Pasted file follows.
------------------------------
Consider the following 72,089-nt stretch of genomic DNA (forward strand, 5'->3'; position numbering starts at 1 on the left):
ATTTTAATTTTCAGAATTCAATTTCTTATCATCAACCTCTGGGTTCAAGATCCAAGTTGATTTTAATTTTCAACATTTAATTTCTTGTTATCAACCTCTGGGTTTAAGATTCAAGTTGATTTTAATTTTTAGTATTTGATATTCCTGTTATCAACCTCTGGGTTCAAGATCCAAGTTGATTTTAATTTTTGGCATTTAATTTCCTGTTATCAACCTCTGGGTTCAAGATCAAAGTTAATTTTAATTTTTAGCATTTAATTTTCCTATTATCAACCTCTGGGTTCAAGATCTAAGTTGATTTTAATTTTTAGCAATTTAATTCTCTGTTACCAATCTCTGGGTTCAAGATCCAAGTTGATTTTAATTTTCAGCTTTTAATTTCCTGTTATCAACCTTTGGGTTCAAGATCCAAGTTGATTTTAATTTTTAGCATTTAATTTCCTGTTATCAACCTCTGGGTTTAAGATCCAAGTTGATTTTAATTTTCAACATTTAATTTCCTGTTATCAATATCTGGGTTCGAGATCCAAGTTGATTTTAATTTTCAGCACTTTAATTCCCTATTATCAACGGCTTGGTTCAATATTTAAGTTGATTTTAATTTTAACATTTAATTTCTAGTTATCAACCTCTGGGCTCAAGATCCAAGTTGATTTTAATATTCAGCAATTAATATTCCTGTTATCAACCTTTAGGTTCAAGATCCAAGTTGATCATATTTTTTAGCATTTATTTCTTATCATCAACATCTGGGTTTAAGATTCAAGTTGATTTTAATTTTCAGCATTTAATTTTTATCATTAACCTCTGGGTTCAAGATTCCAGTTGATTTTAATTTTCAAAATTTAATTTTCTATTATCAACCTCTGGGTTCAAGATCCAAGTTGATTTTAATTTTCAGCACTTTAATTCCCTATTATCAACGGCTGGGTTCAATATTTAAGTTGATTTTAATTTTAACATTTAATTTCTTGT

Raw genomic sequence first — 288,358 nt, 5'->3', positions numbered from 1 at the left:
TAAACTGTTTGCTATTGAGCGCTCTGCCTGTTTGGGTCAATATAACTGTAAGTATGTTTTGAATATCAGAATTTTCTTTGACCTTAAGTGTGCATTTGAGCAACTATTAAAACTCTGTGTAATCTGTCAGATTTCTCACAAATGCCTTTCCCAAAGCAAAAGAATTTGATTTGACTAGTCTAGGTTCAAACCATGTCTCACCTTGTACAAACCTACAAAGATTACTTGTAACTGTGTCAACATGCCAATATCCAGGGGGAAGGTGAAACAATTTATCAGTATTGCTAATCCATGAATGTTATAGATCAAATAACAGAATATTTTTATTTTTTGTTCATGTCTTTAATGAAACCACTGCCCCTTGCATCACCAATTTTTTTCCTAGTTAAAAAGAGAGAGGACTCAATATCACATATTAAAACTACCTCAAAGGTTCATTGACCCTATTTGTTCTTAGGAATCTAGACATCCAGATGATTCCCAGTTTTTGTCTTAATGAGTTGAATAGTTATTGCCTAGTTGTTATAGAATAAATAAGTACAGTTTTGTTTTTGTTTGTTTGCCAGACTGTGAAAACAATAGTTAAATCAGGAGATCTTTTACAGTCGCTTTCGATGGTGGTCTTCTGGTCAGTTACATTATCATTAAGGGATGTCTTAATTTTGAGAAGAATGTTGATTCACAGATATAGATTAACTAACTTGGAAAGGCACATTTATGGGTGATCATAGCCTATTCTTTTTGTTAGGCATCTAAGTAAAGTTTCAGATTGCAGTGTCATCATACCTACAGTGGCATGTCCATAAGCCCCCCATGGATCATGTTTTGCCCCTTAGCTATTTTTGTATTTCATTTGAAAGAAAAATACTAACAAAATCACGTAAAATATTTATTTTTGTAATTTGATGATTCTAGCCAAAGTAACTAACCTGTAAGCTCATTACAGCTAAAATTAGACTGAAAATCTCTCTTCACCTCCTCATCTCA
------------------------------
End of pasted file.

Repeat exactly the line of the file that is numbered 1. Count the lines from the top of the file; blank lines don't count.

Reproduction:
Consider the following 72,089-nt stretch of genomic DNA (forward strand, 5'->3'; position numbering starts at 1 on the left):